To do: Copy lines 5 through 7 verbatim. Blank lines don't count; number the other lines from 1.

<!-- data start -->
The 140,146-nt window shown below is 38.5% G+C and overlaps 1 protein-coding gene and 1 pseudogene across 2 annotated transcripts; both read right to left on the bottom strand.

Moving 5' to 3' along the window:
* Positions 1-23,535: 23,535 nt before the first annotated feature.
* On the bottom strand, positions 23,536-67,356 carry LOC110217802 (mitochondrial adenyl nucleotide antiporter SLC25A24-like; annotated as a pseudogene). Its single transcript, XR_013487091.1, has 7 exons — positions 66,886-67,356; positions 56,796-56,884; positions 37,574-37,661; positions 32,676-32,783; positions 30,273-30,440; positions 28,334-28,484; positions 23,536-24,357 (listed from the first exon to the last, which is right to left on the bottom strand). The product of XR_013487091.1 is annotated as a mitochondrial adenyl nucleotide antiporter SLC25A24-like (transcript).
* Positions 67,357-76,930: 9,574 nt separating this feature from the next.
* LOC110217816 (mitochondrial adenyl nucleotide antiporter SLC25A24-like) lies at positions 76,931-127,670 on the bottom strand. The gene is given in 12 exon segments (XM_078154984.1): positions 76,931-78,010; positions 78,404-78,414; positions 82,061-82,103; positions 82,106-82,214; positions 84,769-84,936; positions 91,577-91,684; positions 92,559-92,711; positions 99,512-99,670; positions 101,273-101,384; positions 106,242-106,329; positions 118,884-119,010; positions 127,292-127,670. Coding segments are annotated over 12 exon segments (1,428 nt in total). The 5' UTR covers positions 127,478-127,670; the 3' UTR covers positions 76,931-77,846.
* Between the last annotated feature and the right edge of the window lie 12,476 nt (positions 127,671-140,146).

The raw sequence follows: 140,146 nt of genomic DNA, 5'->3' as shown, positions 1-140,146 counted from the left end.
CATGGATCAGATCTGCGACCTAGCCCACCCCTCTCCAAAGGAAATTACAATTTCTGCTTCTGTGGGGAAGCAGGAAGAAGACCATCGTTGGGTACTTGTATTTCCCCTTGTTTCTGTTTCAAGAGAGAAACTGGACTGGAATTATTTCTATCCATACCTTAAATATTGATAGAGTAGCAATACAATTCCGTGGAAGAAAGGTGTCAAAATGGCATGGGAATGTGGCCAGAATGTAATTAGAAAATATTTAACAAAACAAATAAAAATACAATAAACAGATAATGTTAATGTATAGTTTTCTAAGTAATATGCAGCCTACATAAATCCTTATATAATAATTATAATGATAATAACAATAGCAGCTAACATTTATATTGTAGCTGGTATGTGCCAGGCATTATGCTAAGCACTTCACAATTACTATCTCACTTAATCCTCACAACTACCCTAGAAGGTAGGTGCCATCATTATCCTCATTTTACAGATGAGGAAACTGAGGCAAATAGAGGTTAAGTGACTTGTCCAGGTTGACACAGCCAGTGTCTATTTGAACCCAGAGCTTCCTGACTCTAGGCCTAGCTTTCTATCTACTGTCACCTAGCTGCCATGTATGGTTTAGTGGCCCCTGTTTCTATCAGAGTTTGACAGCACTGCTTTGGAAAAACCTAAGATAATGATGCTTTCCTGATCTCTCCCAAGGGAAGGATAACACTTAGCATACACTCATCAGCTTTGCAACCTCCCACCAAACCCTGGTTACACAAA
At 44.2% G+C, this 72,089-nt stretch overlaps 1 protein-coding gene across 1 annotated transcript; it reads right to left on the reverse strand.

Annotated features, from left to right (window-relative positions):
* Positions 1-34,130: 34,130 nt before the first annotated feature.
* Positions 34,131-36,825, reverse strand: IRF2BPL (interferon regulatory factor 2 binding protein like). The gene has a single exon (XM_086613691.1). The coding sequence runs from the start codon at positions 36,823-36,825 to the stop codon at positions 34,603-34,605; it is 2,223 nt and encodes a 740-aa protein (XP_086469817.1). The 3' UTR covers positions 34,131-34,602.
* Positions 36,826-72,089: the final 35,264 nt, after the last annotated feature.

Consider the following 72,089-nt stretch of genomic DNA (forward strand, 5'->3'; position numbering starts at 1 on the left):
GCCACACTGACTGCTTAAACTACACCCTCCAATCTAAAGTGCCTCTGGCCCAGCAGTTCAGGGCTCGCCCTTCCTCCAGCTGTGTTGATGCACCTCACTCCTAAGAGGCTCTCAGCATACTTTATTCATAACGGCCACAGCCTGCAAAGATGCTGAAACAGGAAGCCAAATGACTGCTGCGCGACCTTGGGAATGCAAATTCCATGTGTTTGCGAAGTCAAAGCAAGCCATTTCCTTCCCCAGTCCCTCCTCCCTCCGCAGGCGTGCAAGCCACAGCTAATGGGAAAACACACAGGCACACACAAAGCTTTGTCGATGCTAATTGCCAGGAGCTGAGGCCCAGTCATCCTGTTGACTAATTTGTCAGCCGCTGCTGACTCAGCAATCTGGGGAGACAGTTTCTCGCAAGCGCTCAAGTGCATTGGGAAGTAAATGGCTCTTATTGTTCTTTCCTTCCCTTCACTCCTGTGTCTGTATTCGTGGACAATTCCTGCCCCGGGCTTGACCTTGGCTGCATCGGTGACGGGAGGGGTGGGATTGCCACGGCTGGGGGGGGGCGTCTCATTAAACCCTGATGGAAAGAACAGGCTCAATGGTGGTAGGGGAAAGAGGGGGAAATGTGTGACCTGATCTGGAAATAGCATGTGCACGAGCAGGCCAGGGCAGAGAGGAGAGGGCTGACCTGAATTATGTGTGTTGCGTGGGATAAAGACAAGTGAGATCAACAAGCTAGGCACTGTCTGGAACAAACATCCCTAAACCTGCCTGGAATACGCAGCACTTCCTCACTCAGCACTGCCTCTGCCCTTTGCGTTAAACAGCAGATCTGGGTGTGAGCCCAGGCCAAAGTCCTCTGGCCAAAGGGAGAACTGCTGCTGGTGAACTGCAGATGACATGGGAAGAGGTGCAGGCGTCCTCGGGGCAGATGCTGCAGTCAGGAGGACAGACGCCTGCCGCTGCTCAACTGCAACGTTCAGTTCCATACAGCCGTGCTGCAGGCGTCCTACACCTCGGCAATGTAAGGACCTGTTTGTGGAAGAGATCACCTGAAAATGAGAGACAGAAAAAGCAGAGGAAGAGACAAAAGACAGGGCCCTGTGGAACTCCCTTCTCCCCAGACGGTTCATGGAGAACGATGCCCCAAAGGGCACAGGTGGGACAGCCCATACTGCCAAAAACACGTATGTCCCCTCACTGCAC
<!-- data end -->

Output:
* Positions 67,357-76,930: 9,574 nt separating this feature from the next.
* LOC110217816 (mitochondrial adenyl nucleotide antiporter SLC25A24-like) lies at positions 76,931-127,670 on the bottom strand. The gene is given in 12 exon segments (XM_078154984.1): positions 76,931-78,010; positions 78,404-78,414; positions 82,061-82,103; positions 82,106-82,214; positions 84,769-84,936; positions 91,577-91,684; positions 92,559-92,711; positions 99,512-99,670; positions 101,273-101,384; positions 106,242-106,329; positions 118,884-119,010; positions 127,292-127,670. Coding segments are annotated over 12 exon segments (1,428 nt in total). The 5' UTR covers positions 127,478-127,670; the 3' UTR covers positions 76,931-77,846.
* Between the last annotated feature and the right edge of the window lie 12,476 nt (positions 127,671-140,146).